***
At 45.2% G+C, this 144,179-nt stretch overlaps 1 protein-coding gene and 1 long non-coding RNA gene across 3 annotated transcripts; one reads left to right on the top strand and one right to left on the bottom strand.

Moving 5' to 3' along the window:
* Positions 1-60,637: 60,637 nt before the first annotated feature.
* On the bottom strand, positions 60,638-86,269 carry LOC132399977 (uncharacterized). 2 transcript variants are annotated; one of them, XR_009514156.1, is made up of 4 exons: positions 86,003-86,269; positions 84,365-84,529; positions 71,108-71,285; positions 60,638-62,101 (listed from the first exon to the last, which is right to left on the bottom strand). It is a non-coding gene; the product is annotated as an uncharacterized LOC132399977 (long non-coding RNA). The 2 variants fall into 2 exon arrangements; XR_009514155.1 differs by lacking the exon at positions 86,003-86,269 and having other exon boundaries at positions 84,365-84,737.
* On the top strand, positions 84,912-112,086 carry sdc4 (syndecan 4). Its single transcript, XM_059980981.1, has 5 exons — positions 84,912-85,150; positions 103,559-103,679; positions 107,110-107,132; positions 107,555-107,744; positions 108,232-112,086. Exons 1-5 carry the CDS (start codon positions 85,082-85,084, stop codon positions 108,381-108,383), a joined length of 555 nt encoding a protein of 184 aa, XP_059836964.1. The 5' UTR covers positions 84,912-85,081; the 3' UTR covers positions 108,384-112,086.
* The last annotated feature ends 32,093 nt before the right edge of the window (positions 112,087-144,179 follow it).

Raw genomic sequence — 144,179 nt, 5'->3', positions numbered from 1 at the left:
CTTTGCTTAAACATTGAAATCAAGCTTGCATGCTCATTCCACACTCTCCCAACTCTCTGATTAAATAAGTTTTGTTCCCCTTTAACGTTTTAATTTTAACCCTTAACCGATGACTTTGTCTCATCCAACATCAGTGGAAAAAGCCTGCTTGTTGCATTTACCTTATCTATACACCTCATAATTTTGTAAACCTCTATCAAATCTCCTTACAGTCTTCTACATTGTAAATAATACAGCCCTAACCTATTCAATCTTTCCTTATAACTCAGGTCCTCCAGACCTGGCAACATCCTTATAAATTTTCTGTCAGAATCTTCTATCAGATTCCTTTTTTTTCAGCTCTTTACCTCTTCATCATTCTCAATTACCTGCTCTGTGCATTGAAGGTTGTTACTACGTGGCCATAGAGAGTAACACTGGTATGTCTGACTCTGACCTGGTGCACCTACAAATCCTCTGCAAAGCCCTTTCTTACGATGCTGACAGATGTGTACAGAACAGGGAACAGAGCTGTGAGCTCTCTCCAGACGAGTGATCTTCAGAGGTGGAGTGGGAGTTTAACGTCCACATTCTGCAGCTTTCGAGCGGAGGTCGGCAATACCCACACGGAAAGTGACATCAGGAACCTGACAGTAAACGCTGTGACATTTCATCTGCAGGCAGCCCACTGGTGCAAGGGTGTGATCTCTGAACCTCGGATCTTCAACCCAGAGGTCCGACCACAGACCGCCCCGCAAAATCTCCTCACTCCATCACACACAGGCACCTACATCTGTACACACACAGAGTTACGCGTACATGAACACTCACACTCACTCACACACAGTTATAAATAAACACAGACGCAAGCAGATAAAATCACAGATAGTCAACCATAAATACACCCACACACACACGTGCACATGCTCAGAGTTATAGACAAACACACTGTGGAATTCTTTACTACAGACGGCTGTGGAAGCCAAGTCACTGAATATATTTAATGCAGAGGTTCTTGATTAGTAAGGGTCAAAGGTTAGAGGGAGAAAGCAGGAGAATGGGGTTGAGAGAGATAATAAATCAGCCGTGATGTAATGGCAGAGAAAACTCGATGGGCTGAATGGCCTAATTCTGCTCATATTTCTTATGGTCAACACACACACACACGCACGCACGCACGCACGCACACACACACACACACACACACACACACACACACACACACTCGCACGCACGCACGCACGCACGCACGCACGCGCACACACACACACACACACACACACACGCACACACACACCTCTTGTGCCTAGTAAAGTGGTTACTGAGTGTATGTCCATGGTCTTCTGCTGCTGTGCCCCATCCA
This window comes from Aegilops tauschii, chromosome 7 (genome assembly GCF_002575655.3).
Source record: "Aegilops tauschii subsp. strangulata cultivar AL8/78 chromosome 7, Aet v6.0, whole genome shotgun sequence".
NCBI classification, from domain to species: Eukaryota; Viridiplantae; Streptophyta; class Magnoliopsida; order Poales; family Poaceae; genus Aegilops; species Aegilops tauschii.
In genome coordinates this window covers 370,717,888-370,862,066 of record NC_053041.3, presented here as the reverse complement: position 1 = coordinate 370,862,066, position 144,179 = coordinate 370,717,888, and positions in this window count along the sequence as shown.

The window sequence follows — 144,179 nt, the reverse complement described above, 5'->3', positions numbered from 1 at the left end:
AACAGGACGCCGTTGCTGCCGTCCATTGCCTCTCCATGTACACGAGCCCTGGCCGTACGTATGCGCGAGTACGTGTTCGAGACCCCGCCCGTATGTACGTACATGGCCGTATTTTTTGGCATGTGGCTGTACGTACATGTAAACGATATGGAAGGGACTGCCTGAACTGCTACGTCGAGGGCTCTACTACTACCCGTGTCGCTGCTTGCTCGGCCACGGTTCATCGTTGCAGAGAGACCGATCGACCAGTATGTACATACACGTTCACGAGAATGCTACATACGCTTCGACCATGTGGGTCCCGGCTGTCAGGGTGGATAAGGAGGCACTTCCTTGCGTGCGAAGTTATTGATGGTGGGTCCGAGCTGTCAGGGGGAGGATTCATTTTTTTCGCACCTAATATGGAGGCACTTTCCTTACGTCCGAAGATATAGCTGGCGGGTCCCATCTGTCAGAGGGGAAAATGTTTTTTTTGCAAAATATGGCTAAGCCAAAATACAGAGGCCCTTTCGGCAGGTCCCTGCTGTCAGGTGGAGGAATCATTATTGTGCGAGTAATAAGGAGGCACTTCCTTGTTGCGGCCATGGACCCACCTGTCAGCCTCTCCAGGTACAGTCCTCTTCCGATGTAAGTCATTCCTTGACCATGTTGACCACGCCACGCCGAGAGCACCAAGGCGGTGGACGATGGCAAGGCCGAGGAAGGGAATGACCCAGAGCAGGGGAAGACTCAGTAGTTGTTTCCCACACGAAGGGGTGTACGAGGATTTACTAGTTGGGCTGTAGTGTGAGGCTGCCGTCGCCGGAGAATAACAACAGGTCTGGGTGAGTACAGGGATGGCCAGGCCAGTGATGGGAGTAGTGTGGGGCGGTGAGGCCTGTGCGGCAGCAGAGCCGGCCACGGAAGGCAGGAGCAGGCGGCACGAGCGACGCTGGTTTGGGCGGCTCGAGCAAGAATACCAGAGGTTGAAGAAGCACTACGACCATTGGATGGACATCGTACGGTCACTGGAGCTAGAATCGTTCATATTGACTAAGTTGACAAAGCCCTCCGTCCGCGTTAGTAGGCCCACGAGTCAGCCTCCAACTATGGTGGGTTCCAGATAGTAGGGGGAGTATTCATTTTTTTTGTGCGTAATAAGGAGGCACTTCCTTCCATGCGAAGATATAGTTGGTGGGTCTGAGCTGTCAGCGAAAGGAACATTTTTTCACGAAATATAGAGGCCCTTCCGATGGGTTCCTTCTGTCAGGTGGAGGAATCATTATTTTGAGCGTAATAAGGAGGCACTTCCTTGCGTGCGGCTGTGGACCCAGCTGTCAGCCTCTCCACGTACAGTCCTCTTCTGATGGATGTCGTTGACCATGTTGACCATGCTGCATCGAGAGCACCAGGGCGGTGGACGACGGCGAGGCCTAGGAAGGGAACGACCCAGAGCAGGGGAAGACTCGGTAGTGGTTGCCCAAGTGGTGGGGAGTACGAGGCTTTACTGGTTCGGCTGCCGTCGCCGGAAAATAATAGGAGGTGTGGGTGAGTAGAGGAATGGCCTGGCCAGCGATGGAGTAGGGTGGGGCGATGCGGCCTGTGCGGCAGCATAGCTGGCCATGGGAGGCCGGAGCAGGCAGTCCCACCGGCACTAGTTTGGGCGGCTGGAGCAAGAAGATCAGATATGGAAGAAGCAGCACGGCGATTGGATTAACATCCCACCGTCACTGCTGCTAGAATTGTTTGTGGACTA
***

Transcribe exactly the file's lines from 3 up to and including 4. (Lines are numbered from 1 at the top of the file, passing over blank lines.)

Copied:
* Positions 1-60,637: 60,637 nt before the first annotated feature.
* On the bottom strand, positions 60,638-86,269 carry LOC132399977 (uncharacterized). 2 transcript variants are annotated; one of them, XR_009514156.1, is made up of 4 exons: positions 86,003-86,269; positions 84,365-84,529; positions 71,108-71,285; positions 60,638-62,101 (listed from the first exon to the last, which is right to left on the bottom strand). It is a non-coding gene; the product is annotated as an uncharacterized LOC132399977 (long non-coding RNA). The 2 variants fall into 2 exon arrangements; XR_009514155.1 differs by lacking the exon at positions 86,003-86,269 and having other exon boundaries at positions 84,365-84,737.